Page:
Youth and the City Chosen as Theme for the Next Catalytic Fund Call for Proposals

Despite a growing awareness of urban youth in development, relatively little action has been taken in this area. To address the critical set of interrelated issues that involve youth, the Cities Alliance is dedicating next Call for Proposals for its Catalytic Fund to the theme Youth and the City.
Youth and the City Chosen as Theme for the Next Catalytic Fund Call for Proposals

 

[22 December 2011] -- The year 2011 has been one of remarkable and uneven transition in the Middle East and North Africa region. Mass uprisings in Tunisia, Egypt and Libya have brought about changes in a number of governments; protests have been quelled in Bahrain, Syria and Yemen; and cautious reforms were introduced in Saudi Arabia. 

These ongoing social movements, dubbed the Arab Spring, highlight the pivotal role that youth and cities can play in the political transformation of a society, not only at the city level, but for entire states and even across the region.

Despite a growing awareness of urban youth, relatively little action has been taken in this area compared to other development issues. It is a growing imperative to do so; nearly half of the world's population is under the age of 25.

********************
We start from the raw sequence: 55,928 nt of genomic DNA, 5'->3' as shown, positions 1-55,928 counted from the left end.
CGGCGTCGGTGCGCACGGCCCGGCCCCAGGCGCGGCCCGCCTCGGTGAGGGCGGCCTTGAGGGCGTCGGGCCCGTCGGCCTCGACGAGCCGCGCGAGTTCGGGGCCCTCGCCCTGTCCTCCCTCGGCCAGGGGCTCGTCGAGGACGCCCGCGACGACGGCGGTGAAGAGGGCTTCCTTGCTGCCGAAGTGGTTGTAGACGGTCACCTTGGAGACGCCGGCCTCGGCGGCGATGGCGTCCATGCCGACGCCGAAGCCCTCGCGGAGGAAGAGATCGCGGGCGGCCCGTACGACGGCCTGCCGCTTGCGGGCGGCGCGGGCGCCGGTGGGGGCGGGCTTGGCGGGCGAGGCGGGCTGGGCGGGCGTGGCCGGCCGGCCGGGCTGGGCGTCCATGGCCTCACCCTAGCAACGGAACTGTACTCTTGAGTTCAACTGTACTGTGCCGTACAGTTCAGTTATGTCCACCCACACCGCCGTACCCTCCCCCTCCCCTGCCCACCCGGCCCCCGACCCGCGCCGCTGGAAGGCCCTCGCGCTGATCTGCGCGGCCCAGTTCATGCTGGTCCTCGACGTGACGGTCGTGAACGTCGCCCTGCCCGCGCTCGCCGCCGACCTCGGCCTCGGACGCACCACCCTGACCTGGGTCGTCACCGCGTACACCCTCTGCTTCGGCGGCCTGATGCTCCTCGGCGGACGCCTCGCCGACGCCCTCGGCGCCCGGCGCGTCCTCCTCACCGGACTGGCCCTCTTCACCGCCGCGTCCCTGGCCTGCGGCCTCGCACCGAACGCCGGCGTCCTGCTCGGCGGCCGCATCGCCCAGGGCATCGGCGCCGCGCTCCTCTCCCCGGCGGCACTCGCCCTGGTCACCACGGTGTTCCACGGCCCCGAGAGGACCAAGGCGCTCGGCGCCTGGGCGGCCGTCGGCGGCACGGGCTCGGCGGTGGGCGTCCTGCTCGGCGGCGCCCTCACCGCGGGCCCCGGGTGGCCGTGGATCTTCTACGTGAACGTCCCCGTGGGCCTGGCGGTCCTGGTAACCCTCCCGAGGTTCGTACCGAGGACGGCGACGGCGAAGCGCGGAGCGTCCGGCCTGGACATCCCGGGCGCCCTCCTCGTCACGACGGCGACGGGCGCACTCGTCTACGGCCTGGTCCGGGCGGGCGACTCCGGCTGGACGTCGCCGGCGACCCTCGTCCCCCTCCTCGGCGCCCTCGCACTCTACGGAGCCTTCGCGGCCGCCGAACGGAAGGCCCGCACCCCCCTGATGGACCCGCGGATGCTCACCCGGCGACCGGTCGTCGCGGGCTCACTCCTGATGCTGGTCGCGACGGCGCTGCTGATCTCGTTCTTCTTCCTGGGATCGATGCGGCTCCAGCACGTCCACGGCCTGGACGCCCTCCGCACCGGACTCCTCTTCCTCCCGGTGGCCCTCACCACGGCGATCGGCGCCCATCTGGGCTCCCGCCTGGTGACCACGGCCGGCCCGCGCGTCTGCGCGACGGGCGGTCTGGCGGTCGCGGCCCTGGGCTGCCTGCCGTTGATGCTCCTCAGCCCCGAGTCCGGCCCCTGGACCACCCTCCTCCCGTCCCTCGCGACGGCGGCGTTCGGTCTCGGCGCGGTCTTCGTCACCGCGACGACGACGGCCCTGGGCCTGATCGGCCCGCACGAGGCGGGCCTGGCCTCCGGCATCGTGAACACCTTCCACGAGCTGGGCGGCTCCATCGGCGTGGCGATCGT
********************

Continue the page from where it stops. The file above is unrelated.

The recent Arab Spring has once again highlighted the critical role youth can play in transforming a society. The challenge is for cities to harness this potential for development. Photo: Dana Smillie/The World Bank

Most of the world’s youth – some 85 per cent – live in developing countries, which are struggling to provide jobs and services for their growing young populations. In particular, urban youths face numerous challenges, including unemployment, social exclusion, safety concerns, access to education, exposure to diseases and exploitation. 

 

Youth as participating partners in development 

Despite these changing demographics, in much of the world – and especially in developing world cities – children and youth who are the majority of the population are often invisible, with little say or ability to participate in decision-making processes. 

This is especially true for the poor and marginalised urban youth. In Sub-Saharan Africa – which has the highest youth population growth rate of any region – most youth do not participate in civil society, and the relatively few who do tend to be reasonably well educated, elite male youth, according to a 2007 study “Creating Programs for Africa’s Urban Youth: The Challenge of Marginalization” by Prof. Marc Sommers. 

Sub-Saharan Africa has the fastest growing youth population in the world. Photo: John Hogg/The World Bank

Since the views and needs of elite and marginalised groups can be dramatically different, this calls into question whether elite youth leaders are able to effectively and accurately represent and advocate for the needs of the marginalised youth majority.